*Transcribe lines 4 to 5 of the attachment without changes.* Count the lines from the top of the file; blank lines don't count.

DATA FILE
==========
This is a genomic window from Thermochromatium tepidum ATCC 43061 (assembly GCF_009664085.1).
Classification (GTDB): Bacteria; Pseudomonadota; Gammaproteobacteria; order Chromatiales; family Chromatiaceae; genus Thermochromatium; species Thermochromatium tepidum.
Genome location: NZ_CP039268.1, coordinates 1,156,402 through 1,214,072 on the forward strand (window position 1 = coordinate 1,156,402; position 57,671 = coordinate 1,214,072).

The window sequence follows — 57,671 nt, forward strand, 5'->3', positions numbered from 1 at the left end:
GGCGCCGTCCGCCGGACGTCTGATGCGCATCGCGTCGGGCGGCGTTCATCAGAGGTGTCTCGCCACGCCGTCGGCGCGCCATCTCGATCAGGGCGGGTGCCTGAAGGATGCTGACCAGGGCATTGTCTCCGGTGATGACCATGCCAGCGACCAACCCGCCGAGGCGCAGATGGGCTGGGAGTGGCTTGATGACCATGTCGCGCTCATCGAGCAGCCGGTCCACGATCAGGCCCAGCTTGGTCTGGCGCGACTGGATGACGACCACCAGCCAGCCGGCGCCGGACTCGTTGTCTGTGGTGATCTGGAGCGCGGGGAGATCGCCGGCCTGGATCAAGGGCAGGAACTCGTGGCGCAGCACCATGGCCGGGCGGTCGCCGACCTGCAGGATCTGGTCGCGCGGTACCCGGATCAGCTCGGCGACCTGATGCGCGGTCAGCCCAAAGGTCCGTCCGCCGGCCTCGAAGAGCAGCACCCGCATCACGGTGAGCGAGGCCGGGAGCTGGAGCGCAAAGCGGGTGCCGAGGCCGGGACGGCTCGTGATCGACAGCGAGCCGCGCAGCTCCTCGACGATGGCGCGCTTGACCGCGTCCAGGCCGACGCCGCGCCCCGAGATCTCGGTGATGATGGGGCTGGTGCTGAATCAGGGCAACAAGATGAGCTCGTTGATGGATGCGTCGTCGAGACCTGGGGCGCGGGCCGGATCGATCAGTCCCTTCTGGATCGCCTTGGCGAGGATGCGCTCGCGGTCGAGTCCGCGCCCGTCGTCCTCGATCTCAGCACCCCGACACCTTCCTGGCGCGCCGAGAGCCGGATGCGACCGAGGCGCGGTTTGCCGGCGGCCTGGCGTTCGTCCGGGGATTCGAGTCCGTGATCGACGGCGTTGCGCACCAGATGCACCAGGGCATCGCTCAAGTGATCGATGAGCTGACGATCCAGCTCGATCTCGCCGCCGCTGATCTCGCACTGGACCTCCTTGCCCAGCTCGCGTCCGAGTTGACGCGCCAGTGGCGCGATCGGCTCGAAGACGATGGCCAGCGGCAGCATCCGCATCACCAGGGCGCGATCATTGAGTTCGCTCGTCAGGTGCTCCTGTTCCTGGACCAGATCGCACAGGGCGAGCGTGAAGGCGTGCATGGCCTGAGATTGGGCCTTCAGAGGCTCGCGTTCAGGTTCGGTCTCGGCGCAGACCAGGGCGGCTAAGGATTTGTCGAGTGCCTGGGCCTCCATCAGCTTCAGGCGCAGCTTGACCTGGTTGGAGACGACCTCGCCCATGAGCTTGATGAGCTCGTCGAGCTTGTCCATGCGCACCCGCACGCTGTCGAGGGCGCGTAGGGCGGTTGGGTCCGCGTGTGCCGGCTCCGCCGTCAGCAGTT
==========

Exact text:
The window sequence follows — 57,671 nt, forward strand, 5'->3', positions numbered from 1 at the left end:
GGCGCCGTCCGCCGGACGTCTGATGCGCATCGCGTCGGGCGGCGTTCATCAGAGGTGTCTCGCCACGCCGTCGGCGCGCCATCTCGATCAGGGCGGGTGCCTGAAGGATGCTGACCAGGGCATTGTCTCCGGTGATGACCATGCCAGCGACCAACCCGCCGAGGCGCAGATGGGCTGGGAGTGGCTTGATGACCATGTCGCGCTCATCGAGCAGCCGGTCCACGATCAGGCCCAGCTTGGTCTGGCGCGACTGGATGACGACCACCAGCCAGCCGGCGCCGGACTCGTTGTCTGTGGTGATCTGGAGCGCGGGGAGATCGCCGGCCTGGATCAAGGGCAGGAACTCGTGGCGCAGCACCATGGCCGGGCGGTCGCCGACCTGCAGGATCTGGTCGCGCGGTACCCGGATCAGCTCGGCGACCTGATGCGCGGTCAGCCCAAAGGTCCGTCCGCCGGCCTCGAAGAGCAGCACCCGCATCACGGTGAGCGAGGCCGGGAGCTGGAGCGCAAAGCGGGTGCCGAGGCCGGGACGGCTCGTGATCGACAGCGAGCCGCGCAGCTCCTCGACGATGGCGCGCTTGACCGCGTCCAGGCCGACGCCGCGCCCCGAGATCTCGGTGATGATGGGGCTGGTGCTGAATCAGGGCAACAAGATGAGCTCGTTGATGGATGCGTCGTCGAGACCTGGGGCGCGGGCCGGATCGATCAGTCCCTTCTGGATCGCCTTGGCGAGGATGCGCTCGCGGTCGAGTCCGCGCCCGTCGTCCTCGATCTCAGCACCCCGACACCTTCCTGGCGCGCCGAGAGCCGGATGCGACCGAGGCGCGGTTTGCCGGCGGCCTGGCGTTCGTCCGGGGATTCGAGTCCGTGATCGACGGCGTTGCGCACCAGATGCACCAGGGCATCGCTCAAGTGATCGATGAGCTGACGATCCAGCTCGATCTCGCCGCCGCTGATCTCGCACTGGACCTCCTTGCCCAGCTCGCGTCCGAGTTGACGCGCCAGTGGCGCGATCGGCTCGAAGACGATGGCCAGCGGCAGCATCCGCATCACCAGGGCGCGATCATTGAGTTCGCTCGTCAGGTGCTCCTGTTCCTGGACCAGATCGCACAGGGCGAGCGTGAAGGCGTGCATGGCCTGAGATTGGGCCTTCAGAGGCTCGCGTTCAGGTTCGGTCTCGGCGCAGACCAGGGCGGCTAAGGATTTGTCGAGTGCCTGGGCCTCCATCAGCTTCAGGCGCAGCTTGACCTGGTTGGAGACGACCTCGCCCATGAGCTTGATGAGCTCGTCGAGCTTGTCCATGCGCACCCGCACGCTGTCGAGGGCGCGTAGGGCGGTTGGGTCCGCGTGTGCCGGCTCCGCCGTCAGCAGTT